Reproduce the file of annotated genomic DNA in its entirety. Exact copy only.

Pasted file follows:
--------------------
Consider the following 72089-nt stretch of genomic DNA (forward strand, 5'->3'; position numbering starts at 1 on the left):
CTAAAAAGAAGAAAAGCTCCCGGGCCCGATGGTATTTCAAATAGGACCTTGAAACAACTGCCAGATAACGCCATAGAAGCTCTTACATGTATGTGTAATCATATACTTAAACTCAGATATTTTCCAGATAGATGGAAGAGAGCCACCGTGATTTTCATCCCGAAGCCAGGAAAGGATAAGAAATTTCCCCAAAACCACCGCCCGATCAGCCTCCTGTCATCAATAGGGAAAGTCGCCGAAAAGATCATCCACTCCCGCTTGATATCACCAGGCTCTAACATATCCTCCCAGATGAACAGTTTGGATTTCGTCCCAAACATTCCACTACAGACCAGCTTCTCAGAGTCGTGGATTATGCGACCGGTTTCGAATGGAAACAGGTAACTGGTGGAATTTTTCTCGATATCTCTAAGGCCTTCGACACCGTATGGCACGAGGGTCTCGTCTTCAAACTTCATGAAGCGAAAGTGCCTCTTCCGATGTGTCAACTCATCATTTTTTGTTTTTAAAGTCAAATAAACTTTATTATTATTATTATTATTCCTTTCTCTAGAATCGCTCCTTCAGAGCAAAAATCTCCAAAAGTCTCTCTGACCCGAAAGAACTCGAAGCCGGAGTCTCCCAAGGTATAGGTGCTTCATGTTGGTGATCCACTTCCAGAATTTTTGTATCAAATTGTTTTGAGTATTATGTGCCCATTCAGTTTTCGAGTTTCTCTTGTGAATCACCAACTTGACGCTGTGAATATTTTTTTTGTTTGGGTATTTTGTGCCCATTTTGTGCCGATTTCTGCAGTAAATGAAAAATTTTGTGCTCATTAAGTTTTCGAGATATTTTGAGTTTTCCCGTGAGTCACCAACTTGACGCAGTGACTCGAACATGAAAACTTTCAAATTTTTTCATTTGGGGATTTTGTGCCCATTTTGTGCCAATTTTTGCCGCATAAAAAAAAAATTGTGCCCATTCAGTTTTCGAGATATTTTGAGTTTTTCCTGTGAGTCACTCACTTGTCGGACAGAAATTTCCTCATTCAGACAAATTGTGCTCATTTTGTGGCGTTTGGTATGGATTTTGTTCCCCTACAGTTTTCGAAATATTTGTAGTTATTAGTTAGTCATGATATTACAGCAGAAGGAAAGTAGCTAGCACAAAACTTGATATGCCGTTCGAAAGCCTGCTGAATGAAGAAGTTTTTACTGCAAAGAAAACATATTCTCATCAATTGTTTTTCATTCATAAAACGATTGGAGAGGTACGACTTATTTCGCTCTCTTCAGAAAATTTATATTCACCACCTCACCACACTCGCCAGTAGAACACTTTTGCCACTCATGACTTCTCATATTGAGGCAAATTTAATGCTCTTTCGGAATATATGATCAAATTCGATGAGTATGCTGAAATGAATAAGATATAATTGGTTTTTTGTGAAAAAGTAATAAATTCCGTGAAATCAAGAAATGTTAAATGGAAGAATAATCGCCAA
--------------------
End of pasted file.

Consider the following 72089-nt stretch of genomic DNA (forward strand, 5'->3'; position numbering starts at 1 on the left):
CTAAAAAGAAGAAAAGCTCCCGGGCCCGATGGTATTTCAAATAGGACCTTGAAACAACTGCCAGATAACGCCATAGAAGCTCTTACATGTATGTGTAATCATATACTTAAACTCAGATATTTTCCAGATAGATGGAAGAGAGCCACCGTGATTTTCATCCCGAAGCCAGGAAAGGATAAGAAATTTCCCCAAAACCACCGCCCGATCAGCCTCCTGTCATCAATAGGGAAAGTCGCCGAAAAGATCATCCACTCCCGCTTGATATCACCAGGCTCTAACATATCCTCCCAGATGAACAGTTTGGATTTCGTCCCAAACATTCCACTACAGACCAGCTTCTCAGAGTCGTGGATTATGCGACCGGTTTCGAATGGAAACAGGTAACTGGTGGAATTTTTCTCGATATCTCTAAGGCCTTCGACACCGTATGGCACGAGGGTCTCGTCTTCAAACTTCATGAAGCGAAAGTGCCTCTTCCGATGTGTCAACTCATCATTTTTTGTTTTTAAAGTCAAATAAACTTTATTATTATTATTATTATTCCTTTCTCTAGAATCGCTCCTTCAGAGCAAAAATCTCCAAAAGTCTCTCTGACCCGAAAGAACTCGAAGCCGGAGTCTCCCAAGGTATAGGTGCTTCATGTTGGTGATCCACTTCCAGAATTTTTGTATCAAATTGTTTTGAGTATTATGTGCCCATTCAGTTTTCGAGTTTCTCTTGTGAATCACCAACTTGACGCTGTGAATATTTTTTTTGTTTGGGTATTTTGTGCCCATTTTGTGCCGATTTCTGCAGTAAATGAAAAATTTTGTGCTCATTAAGTTTTCGAGATATTTTGAGTTTTCCCGTGAGTCACCAACTTGACGCAGTGACTCGAACATGAAAACTTTCAAATTTTTTCATTTGGGGATTTTGTGCCCATTTTGTGCCAATTTTTGCCGCATAAAAAAAAAATTGTGCCCATTCAGTTTTCGAGATATTTTGAGTTTTTCCTGTGAGTCACTCACTTGTCGGACAGAAATTTCCTCATTCAGACAAATTGTGCTCATTTTGTGGCGTTTGGTATGGATTTTGTTCCCCTACAGTTTTCGAAATATTTGTAGTTATTAGTTAGTCATGATATTACAGCAGAAGGAAAGTAGCTAGCACAAAACTTGATATGCCGTTCGAAAGCCTGCTGAATGAAGAAGTTTTTACTGCAAAGAAAACATATTCTCATCAATTGTTTTTCATTCATAAAACGATTGGAGAGGTACGACTTATTTCGCTCTCTTCAGAAAATTTATATTCACCACCTCACCACACTCGCCAGTAGAACACTTTTGCCACTCATGACTTCTCATATTGAGGCAAATTTAATGCTCTTTCGGAATATATGATCAAATTCGATGAGTATGCTGAAATGAATAAGATATAATTGGTTTTTTGTGAAAAAGTAATAAATTCCGTGAAATCAAGAAATGTTAAATGGAAGAATAATCGCCAA